Puppy’s First Night at Home
Bringing home a puppy for the first time is exciting. It’s something that is fun as well but can pose a bit of stress for both the dog and you, the family. Here’s some advice for your puppy’s first night at home with you.
I haven’t brought home a 9 week old puppy in quite a few years but honestly, this can be advice for bringing home an older dog as well.
A good puppy book I had friends recommend to me that we have all enjoyed, it’s called “The Puppy Primer”.
When You First Get Home
Everything is New. Everything is a first for them in your home.
When bringing home a puppy it’s advised to have a a quiet first week with them. This gives them time to adjust to the home and their new surroundings. I’ve done this with my other dogs as well which has helped them to ease into our home and learn to explore and just get extra cuddles.
Start teaching your dog their name now though. This will be important for them to know for many, many reasons.
First thing you should do before bringing your dog into the house is show them where they can go potty. This will start their potty training off on the right start. Be sure to take them to the same spot until they are potty trained. This helps to teach them to not go in the house or where they shouldn’t potty. Take them out on leash and use a phrase such as “go potty” or “get busy” and use it every time they are outside to potty.
Your dog should sleep in a crate. Crate training is important and isn’t negative if done properly. I recommend this crate from Carlson Pet Products. They have a variety of sizes of your dog isn’t a puppy or is a bigger puppy.
You can keep the crate next to your bed so they are nearby. They will most likely whine but do not, I repeat, DO NOT take them out and let them sleep in your bed. This will form a habit that can be undesirable.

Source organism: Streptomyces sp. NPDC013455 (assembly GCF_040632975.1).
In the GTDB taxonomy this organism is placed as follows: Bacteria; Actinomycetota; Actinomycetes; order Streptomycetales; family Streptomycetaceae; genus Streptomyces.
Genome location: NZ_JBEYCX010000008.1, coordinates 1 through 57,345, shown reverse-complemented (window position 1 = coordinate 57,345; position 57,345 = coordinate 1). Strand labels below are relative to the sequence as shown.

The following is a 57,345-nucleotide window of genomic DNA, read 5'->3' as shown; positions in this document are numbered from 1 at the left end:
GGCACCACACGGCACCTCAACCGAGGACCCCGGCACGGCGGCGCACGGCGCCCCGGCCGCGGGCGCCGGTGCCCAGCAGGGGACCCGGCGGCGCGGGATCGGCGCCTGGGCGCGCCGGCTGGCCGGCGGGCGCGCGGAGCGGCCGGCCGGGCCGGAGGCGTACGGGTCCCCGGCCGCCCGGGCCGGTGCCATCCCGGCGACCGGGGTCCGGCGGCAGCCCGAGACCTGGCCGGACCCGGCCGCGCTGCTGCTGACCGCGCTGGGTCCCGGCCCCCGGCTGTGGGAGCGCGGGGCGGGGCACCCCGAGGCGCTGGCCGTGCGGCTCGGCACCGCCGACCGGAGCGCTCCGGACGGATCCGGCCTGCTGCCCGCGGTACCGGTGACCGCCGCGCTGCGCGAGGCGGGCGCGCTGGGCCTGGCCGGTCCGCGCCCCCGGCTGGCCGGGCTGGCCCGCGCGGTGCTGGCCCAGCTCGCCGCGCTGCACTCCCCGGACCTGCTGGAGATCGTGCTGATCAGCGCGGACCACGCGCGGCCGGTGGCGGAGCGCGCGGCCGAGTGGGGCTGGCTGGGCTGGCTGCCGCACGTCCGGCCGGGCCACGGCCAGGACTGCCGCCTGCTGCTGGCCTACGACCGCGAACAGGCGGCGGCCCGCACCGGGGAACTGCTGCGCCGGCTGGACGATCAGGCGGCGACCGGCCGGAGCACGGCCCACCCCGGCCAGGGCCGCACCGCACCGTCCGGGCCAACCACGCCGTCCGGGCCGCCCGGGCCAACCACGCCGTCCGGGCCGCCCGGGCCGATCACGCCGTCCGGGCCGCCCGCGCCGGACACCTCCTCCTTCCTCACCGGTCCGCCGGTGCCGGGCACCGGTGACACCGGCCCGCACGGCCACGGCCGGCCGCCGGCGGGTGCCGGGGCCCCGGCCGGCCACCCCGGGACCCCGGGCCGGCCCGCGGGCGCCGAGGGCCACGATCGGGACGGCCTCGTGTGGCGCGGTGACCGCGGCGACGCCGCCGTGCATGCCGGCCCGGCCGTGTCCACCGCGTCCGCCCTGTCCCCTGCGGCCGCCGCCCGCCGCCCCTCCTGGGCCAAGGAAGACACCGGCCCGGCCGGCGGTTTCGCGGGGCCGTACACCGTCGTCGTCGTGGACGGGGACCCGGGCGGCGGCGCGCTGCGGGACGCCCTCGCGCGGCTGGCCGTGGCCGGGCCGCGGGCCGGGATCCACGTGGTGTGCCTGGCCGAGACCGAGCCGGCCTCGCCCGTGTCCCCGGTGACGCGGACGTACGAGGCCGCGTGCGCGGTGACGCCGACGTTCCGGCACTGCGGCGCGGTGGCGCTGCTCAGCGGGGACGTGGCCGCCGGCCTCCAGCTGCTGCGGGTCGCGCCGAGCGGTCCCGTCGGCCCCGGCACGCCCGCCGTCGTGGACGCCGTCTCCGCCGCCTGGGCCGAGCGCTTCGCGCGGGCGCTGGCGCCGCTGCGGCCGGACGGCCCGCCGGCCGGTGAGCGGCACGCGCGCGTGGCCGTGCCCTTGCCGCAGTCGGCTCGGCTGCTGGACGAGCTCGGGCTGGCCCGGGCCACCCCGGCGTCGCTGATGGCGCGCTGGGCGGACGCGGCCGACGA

Provide them a plush toy or even a nylon bone A plush toy is good as you can bring it when you get your dog to get the scent of the dogs it was living with on it a bit. This can help ease them/calm them when alone.
This is your dog’s first meal away from what they are used to. Research your kibble (if you choose to feed kibble) to be sure you are getting them quality food. This is what I feed my kibble fed dogs (I also have raw fed dogs too).
A good way to begin training them to wait for their food is to slip your finger through their collar and hold them when placing their food about 1-2 feet away. Once they stop wiggling say “OKAY” or “EAT” and release them to get their food. If you notice your dog keeps scarfing the food down, investing in a slow feed bowl is a good idea.
My experiences with each of my dogs has been different. Dogs, even the same breed can be different from one another.
I’ve had some dogs learn to potty outside within a day or two to about a week and some that took far longer, upwards of a month or so.
My German Shepherd didn’t take to the crate well the first few nights. Either myself or my husband had to crawl in there with her to show her it’s her safe place. She did learn quickly though and finds it to be her safe place and doesn’t mind being in there.
The first few weeks when my dogs first got here or when I had them as puppies, I was up 1-2 times during the night to let them out to potty so they were less likely to have accidents in their crate (I refer to it as their bed). Sometimes they will even wake you up howling or whining. They may need to potty or may just want to be comforted as it’s a new place. Just stay consistent and be patient.